Background: A multicenter survey was carried out in order to determine the prevalence and risk factors for Chlamydia trachomatis infection in the population of asymptomatic women in Hungary. Results were used to carry out a cost-effectiveness analysis of screening for chlamydial infection in women with asymptomatic genital infections.
Methods: The non-amplified nucleic acid hybridization method (PACE 2 Gen-Probe) was used to diagnose C. trachomatis and Bayes' theorem was applied to assess the prevalence of the infection. Multiple logistic regression analysis was performed to differentiate the risk factors for chlamydial infections.
Results: According to the test, the prevalence of Chlamydia trachomatis among 1300 pregnant women was 4.5%. The sensitivity and specificity of the test are estimated to be 70% and 99%, respectively. After Bayes' correction, the overall estimated prevalence of chlamydial infection was 5.1%. There were significant differences in proportions of chlamydial infection in different regions, and also in different age groups and different family status groups. The highest rate was for women aged below 20 years: 16.9%. Cost-effectiveness analysis, with associated sensitivity analysis was carried out for women aged below 20 years. Three screening strategies were compared: using the ELISA method, using amplified Gen-Probe method and no screening. The amplified Gen-Probe method was best provided, the infection prevalence exceeded 16.7%, the PID rate exceeded 24% and the probability of tubal infertility in untreated women exceeded 25%.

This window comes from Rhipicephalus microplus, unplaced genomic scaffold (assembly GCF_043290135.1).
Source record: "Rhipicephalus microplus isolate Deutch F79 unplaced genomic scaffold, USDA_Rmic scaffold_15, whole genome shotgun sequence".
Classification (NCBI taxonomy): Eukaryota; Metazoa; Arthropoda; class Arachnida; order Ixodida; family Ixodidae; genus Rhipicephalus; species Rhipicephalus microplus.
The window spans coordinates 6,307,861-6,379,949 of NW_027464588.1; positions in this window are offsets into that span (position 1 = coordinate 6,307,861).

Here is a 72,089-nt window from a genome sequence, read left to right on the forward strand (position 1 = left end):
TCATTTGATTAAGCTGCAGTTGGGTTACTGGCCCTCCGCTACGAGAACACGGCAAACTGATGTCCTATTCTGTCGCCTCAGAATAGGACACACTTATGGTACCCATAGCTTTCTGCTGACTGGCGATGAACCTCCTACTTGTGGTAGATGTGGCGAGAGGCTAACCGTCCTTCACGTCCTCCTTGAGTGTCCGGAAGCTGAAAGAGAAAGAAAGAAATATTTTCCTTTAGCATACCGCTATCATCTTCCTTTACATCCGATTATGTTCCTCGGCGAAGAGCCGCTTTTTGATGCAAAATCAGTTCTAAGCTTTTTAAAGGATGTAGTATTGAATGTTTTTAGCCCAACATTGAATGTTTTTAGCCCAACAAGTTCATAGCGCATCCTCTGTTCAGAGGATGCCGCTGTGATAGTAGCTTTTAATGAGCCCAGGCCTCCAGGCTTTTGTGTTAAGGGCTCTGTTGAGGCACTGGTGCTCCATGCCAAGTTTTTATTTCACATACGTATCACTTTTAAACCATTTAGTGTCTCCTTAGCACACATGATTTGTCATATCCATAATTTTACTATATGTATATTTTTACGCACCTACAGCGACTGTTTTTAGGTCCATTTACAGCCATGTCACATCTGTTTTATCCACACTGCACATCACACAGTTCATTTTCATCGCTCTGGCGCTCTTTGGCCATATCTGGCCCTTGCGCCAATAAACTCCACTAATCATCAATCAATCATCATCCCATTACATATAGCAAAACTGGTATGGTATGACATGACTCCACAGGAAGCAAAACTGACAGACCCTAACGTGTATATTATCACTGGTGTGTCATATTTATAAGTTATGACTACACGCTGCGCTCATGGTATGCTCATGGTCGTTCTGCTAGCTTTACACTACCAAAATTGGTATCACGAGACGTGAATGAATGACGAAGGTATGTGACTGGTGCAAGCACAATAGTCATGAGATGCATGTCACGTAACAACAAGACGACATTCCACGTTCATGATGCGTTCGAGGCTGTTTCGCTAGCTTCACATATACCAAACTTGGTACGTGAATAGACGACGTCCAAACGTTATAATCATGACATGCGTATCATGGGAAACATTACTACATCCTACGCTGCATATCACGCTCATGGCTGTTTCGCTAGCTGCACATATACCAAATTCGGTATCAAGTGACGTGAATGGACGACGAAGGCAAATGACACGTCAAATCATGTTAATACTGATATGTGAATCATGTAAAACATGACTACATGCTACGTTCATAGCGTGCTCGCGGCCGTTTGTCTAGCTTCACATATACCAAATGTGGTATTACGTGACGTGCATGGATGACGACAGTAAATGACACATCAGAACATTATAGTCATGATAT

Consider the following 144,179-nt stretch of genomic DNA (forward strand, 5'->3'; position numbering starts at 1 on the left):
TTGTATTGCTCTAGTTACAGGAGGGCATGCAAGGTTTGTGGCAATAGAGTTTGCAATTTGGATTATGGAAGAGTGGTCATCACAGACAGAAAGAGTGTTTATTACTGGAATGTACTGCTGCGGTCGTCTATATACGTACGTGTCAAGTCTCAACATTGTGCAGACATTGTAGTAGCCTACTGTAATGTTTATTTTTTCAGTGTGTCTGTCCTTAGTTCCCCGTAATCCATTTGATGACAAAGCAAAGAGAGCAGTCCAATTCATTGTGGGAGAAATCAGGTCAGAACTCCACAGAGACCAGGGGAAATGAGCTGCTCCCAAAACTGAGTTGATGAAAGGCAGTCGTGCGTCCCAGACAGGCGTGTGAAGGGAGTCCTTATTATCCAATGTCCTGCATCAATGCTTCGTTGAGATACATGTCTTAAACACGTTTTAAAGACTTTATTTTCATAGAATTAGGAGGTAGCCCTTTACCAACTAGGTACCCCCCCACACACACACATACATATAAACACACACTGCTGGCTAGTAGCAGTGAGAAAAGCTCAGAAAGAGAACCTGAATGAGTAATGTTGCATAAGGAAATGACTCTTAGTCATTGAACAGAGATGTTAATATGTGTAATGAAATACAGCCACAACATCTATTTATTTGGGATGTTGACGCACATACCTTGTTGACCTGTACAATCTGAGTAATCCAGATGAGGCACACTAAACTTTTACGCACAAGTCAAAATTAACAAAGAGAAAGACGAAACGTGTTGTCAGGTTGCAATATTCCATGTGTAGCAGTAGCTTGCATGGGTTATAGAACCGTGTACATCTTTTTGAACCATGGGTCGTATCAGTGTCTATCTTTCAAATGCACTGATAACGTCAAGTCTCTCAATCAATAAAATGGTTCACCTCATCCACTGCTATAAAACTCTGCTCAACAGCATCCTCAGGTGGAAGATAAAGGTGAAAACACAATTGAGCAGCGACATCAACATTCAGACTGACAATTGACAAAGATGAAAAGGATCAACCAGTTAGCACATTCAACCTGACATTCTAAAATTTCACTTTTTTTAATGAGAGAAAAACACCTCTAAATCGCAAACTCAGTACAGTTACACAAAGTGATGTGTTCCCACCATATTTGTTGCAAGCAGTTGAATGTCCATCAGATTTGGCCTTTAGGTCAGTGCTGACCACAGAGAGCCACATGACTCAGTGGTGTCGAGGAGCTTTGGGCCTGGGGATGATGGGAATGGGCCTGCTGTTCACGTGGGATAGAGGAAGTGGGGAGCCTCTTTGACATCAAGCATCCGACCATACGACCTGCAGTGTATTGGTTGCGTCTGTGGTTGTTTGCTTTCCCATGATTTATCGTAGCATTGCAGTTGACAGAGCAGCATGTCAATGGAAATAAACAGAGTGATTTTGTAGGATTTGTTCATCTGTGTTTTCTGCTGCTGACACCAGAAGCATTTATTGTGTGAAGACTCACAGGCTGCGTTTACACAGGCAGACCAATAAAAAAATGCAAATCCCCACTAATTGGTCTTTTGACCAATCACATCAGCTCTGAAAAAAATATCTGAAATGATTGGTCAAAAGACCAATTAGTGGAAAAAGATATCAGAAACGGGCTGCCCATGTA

Conclusion: We conclude that screening with amplified Gen-Probe assays (followed by treatment of positive patients) is the preferred screening strategy for young women in Hungary.